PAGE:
SEVEN years from launch and two years after it added a mild hybrid model to the Vitara range, Suzuki has not skimped on kitting out their new-age full hybrid Vitara SUV.
The wait has been worth it as it represents much better value than its closest eight rivals.
Every model gets braking assistance, blind spot monitor with rear cross traffic alert, traffic sign recognition, adaptive cruise, seven airbags, Smartphone connectivity, remote key, navigation and climate control.
On top of this standard SZ-T trim you can select SZ5 with big sunroof, polished alloys, suede upholstery, parking sensors both ends and Allgrip four-wheel-drive as an option and this comes with hill descent control for added safety along with the intelligent traction control.
The new full hybrid 140-volt electric motor with dedicated EV mode will be sold alongside the 48V mild hybrids until their stocks exhaust in a few weeks, and there are SZ-T, SZ5 and SZ5 Allgrip trims.
The new powertrain uses Suzuki's latest Auto Gear Shift which is an automated manual transmission similar to the unit used by Toyota and now mated to a specially developed version of Suzuki's 1.5-litre normally aspirated petrol engine which generates 121 gkm of CO2.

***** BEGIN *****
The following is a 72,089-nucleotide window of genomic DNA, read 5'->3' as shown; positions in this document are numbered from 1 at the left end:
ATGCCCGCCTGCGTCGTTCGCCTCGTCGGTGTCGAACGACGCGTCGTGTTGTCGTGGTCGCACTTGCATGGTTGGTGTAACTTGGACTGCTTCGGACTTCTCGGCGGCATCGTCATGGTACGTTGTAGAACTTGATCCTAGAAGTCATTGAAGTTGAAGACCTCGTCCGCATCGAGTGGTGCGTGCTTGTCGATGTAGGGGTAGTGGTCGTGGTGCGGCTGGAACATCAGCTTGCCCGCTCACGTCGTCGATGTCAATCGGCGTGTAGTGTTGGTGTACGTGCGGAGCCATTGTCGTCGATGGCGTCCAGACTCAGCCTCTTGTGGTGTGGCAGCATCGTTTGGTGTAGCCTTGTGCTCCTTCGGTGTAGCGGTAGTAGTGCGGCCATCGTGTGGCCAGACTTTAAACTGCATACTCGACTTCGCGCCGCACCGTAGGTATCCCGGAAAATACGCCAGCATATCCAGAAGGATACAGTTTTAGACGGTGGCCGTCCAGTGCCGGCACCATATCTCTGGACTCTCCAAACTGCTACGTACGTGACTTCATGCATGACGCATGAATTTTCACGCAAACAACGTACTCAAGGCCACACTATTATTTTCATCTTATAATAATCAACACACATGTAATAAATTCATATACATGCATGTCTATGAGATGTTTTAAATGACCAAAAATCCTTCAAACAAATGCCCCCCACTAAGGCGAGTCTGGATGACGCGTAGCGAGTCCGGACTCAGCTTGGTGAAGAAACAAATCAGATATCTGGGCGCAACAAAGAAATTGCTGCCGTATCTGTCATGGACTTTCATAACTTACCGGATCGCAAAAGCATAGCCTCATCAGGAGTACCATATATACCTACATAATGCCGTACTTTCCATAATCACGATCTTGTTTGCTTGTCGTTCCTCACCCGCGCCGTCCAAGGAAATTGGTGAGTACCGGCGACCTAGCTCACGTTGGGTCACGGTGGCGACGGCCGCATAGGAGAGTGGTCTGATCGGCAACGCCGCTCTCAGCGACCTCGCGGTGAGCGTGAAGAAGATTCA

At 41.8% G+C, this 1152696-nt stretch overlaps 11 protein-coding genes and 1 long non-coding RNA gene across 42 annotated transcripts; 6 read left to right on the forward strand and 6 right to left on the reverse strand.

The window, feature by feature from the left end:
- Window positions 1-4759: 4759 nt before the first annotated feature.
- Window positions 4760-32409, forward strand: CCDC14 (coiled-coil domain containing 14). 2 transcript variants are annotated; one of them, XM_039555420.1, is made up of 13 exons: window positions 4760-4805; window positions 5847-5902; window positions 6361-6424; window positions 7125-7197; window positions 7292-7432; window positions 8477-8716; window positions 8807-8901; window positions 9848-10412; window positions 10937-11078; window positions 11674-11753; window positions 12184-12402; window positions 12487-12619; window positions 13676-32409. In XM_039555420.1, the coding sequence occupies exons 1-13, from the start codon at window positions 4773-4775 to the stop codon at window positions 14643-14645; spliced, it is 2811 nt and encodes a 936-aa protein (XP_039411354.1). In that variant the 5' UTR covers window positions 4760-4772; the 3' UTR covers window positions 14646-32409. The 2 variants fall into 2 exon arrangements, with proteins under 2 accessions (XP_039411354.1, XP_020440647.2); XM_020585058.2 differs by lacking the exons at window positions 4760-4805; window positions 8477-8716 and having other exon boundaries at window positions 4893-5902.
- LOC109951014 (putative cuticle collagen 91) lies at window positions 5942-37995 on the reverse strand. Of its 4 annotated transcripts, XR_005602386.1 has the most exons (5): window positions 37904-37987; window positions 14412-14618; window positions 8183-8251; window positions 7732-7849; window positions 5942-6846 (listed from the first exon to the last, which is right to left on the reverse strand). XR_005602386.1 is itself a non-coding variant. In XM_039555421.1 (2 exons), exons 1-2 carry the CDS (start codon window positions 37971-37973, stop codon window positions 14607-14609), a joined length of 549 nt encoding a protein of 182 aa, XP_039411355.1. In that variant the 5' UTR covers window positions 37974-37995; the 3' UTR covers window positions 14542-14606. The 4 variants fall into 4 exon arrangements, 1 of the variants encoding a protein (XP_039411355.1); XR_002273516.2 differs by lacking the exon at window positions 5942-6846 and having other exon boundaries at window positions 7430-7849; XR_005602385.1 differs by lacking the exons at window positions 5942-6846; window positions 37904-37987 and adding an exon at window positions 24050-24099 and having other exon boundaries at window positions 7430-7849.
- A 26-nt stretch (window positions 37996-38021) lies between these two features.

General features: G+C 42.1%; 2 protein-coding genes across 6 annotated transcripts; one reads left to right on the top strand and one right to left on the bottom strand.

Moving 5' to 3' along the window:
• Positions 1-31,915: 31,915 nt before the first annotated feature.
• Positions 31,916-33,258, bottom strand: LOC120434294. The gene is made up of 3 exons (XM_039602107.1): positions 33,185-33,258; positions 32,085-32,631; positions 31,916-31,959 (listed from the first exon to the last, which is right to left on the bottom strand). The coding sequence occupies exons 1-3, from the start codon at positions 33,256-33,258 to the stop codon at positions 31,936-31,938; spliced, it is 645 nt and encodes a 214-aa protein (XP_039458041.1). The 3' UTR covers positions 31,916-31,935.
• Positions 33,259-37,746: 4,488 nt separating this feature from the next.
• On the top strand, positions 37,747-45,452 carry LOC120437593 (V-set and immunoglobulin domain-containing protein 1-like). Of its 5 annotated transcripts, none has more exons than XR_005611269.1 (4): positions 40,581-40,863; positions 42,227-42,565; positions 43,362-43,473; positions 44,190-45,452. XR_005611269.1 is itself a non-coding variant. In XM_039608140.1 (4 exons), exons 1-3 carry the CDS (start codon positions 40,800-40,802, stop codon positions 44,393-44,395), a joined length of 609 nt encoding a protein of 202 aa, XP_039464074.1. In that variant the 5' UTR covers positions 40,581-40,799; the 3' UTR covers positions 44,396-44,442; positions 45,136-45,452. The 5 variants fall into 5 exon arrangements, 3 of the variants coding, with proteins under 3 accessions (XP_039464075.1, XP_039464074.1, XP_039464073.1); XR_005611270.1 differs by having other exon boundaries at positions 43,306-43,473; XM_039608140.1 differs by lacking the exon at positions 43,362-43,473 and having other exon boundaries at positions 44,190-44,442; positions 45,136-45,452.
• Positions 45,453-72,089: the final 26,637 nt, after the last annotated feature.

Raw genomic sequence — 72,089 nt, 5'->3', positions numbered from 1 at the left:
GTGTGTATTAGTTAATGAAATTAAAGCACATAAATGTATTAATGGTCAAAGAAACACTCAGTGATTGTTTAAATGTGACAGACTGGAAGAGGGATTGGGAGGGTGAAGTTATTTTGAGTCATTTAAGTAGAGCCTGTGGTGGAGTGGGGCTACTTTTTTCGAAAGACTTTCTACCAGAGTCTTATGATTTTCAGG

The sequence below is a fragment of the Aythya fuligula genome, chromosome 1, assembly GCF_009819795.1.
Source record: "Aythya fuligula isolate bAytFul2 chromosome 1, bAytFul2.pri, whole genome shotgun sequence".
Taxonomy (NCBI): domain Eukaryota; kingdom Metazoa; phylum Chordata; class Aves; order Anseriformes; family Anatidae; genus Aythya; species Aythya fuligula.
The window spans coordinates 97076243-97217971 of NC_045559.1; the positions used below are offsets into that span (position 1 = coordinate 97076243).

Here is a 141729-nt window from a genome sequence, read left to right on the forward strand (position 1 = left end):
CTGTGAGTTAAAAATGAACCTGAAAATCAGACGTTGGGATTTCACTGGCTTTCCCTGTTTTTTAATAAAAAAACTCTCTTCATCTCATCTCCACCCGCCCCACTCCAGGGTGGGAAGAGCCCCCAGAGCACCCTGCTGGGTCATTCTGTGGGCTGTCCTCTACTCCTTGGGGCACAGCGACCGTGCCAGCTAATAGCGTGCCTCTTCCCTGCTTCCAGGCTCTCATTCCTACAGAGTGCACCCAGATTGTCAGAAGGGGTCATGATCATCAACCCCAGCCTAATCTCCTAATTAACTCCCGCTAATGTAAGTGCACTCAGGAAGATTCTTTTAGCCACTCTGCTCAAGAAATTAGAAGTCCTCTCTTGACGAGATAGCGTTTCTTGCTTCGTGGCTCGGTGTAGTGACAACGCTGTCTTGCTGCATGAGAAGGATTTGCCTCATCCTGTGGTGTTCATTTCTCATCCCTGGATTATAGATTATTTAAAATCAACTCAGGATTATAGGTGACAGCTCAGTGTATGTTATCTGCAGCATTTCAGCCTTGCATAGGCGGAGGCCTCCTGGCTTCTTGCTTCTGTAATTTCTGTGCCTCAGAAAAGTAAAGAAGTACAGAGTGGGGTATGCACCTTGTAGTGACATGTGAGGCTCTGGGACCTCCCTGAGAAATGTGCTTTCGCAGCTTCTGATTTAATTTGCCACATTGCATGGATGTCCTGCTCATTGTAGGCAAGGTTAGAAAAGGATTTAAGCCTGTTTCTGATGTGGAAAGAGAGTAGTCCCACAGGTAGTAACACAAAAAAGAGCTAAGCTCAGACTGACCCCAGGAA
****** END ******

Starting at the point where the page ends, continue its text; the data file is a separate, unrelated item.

The driver can select normal or eco modes which determine how much electrical assistance is provided to boost performance or fuel saving, alongside a regeneration system.
The new AGS transmission effectively permits automatic changes with manual selection also possible through paddles behind the steering wheel.
The Vitara appeared in 2015, upgraded four years later and in 2020 we saw the arrival of the 48V hybrid technology which is now being superseded with the 140V full hybrid system, but it's not a plug-in hybrid.
Much of the interior specification and look is a carry over from the previous generation with some subtle changes.
Driving the Viatara Hybrid through some testing and varied roads in Snowdonia and short spells on dual carriageways and main roads in Cheshire, we tried the best selling SZ5 and Allgrip versions.
The Allgrip versions cost, in round figures, about £2,000 more than the 2WD models and are worth the extra if you regularly run over wintry roads or in muddy off-road conditions.
They always start off in normal mode but you can select Sport and the amount of electrical urge increases, which is ideal for towing and overtaking.
We thought the normal mode was disappointing when faced with sudden gradients and the Sport setting transformed the Vitara and sharpened up the handling on twisting roads.
Our spell in the 2WD model which is expected to be the better seller was probably more rewarding for day-to-day driving and also a financially better proposition.
Gearchanges felt quicker but just as smooth as the Allgrip, and there was little to choose in the roadholding at normal speed.
Both models gave a good ride over mostly smooth roads but would jarr on bad bits of tarmac although body roll was well contained.
Braking was safe and sure and steering produced good feedback.